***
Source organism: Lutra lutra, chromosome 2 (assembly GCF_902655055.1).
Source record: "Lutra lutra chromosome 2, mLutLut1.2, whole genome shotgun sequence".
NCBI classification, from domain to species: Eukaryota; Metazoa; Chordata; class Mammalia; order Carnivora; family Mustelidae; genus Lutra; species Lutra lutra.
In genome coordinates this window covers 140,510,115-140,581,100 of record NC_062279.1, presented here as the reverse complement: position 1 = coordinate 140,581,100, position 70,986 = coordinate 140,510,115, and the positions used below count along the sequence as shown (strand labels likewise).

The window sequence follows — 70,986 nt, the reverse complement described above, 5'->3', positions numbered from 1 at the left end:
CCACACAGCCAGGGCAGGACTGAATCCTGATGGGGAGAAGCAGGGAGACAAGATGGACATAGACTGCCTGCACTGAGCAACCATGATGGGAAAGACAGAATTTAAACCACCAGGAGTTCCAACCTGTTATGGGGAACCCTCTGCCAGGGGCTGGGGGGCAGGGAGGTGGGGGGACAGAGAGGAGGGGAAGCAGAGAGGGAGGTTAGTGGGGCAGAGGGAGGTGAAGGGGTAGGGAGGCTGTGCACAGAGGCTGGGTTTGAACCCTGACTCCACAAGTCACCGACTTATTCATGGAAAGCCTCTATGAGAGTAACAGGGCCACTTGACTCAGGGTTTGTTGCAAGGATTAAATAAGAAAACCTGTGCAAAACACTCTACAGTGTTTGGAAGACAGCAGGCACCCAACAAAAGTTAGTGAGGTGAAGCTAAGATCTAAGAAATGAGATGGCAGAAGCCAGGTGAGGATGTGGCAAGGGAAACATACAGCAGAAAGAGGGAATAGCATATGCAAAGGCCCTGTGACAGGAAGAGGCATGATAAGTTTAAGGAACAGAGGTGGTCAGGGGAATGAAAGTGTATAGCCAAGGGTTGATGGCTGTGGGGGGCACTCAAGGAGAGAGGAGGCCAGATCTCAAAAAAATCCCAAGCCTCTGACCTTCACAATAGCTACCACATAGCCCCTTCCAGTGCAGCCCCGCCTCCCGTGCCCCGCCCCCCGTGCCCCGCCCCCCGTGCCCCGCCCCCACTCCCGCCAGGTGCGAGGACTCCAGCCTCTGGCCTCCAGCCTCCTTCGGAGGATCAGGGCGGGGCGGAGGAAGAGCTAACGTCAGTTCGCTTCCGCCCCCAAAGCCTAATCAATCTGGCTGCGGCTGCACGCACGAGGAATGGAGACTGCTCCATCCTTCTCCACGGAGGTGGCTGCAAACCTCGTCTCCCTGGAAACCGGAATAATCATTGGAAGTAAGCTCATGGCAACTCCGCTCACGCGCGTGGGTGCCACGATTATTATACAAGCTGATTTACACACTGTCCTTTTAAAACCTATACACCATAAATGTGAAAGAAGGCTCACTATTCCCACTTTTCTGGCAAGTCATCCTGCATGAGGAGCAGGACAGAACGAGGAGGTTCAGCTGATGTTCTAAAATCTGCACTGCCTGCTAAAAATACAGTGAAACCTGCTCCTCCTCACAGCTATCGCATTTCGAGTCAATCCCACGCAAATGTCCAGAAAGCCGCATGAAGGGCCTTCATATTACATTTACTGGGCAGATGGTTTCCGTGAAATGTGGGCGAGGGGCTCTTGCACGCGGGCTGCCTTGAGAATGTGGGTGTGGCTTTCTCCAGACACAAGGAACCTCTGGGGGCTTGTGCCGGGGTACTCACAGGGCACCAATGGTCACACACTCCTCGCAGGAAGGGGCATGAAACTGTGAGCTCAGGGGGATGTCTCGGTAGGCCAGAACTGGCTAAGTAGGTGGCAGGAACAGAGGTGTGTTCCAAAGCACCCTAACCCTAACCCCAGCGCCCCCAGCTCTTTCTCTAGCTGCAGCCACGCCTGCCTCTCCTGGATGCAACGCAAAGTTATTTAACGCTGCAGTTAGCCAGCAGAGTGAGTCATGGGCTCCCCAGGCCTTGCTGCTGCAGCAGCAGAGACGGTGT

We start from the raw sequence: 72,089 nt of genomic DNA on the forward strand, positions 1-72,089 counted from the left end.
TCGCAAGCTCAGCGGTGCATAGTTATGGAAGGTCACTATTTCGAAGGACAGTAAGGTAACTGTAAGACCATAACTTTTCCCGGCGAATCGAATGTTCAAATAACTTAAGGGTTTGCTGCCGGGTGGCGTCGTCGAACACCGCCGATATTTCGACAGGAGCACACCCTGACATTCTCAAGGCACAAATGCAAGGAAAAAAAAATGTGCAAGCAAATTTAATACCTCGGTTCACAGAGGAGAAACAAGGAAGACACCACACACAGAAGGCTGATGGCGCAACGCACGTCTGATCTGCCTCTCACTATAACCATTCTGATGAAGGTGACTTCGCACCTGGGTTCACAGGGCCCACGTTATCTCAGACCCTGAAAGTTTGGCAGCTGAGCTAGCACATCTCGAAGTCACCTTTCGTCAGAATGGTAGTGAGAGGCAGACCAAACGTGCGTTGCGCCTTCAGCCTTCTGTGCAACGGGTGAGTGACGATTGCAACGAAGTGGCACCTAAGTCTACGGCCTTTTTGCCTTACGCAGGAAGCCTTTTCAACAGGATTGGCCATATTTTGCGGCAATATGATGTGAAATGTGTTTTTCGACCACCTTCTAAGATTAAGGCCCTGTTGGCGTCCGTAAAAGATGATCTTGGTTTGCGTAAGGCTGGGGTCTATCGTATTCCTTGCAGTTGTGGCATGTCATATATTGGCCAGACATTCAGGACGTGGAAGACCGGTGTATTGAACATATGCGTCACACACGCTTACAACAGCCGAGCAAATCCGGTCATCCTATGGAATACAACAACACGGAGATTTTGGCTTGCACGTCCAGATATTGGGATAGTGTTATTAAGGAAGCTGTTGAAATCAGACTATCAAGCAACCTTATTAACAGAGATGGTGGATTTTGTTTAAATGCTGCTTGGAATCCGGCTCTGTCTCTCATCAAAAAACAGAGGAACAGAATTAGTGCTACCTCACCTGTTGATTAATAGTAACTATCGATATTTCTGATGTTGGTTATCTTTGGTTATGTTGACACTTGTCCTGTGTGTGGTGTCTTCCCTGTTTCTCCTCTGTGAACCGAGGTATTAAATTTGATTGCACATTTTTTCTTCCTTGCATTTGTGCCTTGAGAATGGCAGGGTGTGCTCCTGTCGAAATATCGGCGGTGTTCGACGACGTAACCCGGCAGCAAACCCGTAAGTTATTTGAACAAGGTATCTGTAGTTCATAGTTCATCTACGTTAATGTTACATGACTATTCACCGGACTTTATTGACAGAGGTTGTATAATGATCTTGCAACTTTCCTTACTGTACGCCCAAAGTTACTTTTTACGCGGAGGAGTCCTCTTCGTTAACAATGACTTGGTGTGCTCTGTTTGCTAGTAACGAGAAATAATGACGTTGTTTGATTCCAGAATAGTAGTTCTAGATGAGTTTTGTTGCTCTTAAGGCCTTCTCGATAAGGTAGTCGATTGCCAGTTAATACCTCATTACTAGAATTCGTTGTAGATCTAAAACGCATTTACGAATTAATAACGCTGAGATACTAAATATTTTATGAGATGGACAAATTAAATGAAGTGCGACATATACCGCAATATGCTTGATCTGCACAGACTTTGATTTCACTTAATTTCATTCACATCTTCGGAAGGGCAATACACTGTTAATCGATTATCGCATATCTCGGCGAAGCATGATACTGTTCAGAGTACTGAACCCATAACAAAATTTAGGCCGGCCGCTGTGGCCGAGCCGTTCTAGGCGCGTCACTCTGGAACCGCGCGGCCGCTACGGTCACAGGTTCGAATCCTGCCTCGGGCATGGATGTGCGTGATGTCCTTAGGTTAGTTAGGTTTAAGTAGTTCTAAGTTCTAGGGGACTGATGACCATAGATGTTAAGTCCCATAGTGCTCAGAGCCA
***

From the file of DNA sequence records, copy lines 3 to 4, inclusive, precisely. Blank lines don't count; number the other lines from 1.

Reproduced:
NCBI classification, from domain to species: Eukaryota; Metazoa; Chordata; class Mammalia; order Carnivora; family Mustelidae; genus Lutra; species Lutra lutra.
In genome coordinates this window covers 140,510,115-140,581,100 of record NC_062279.1, presented here as the reverse complement: position 1 = coordinate 140,581,100, position 70,986 = coordinate 140,510,115, and the positions used below count along the sequence as shown (strand labels likewise).